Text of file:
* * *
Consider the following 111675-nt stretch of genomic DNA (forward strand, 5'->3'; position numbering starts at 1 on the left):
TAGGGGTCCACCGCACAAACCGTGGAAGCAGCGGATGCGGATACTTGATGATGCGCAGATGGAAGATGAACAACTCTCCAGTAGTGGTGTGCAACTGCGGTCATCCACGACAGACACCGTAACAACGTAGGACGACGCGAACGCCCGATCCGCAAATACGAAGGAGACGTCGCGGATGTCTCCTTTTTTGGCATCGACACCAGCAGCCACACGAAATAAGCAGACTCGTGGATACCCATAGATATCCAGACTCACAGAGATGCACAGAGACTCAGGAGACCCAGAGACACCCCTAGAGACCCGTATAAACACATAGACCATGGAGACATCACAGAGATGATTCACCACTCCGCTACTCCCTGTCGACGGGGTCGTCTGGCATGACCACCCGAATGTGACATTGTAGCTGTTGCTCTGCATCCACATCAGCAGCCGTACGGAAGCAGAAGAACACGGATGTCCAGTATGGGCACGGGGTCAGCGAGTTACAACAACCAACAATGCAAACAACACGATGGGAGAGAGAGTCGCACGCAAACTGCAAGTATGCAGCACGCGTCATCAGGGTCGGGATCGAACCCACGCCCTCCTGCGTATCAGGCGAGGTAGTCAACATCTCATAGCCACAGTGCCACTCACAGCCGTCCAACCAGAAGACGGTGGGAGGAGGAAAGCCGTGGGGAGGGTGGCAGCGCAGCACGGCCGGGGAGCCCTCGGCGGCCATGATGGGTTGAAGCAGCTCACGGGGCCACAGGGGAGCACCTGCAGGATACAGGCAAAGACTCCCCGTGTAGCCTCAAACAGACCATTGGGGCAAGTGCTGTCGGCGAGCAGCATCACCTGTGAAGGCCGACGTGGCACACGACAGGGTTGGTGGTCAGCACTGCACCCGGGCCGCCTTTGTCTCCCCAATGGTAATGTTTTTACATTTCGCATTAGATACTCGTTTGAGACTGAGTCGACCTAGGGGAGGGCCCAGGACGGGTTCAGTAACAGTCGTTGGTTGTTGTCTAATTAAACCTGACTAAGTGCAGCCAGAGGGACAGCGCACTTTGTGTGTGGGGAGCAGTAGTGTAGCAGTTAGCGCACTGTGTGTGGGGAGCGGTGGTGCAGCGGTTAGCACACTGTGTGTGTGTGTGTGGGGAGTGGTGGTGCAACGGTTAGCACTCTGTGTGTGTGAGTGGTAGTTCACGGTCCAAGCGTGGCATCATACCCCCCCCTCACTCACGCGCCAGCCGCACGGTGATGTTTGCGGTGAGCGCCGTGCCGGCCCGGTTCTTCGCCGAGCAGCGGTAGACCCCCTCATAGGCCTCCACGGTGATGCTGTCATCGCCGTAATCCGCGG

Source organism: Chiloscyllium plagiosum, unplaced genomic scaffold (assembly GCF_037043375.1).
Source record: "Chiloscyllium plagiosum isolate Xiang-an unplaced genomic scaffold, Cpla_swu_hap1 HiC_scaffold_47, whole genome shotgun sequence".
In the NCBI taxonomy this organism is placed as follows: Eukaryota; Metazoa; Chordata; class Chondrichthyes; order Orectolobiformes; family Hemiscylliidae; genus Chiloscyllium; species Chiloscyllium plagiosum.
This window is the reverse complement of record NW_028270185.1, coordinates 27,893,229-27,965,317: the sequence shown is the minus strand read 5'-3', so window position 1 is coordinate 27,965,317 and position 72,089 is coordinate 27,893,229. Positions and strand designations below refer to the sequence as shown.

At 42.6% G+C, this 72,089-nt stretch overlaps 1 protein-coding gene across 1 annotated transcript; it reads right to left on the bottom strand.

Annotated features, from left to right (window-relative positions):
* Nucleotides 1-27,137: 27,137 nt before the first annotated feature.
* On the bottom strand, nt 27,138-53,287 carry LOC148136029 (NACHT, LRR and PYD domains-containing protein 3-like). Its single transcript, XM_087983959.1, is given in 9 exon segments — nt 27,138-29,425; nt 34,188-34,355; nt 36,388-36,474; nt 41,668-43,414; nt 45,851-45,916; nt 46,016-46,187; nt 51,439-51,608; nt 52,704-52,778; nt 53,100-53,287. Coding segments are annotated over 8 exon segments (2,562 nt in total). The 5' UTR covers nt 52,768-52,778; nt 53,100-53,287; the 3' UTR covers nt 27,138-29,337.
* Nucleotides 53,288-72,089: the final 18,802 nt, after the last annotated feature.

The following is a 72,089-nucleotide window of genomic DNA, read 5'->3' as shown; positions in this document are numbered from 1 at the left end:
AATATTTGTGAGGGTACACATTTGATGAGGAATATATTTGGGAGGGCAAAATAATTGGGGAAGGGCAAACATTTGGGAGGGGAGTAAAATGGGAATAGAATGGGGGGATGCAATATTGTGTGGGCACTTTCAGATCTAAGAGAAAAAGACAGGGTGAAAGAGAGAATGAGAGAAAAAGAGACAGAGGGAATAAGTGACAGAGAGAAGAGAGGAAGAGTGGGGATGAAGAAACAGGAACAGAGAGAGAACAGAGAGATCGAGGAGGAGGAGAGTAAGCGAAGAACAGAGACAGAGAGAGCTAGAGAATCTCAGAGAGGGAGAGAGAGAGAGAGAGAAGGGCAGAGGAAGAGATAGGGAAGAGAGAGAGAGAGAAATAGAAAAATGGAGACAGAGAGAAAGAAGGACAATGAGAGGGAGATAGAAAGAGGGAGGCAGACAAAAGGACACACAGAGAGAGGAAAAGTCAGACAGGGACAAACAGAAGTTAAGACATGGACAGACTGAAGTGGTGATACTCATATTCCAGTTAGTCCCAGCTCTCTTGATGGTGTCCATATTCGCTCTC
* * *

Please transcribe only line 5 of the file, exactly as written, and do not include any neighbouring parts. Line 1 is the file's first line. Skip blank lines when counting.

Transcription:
In the NCBI taxonomy this organism is placed as follows: Eukaryota; Metazoa; Chordata; class Chondrichthyes; order Orectolobiformes; family Hemiscylliidae; genus Chiloscyllium; species Chiloscyllium plagiosum.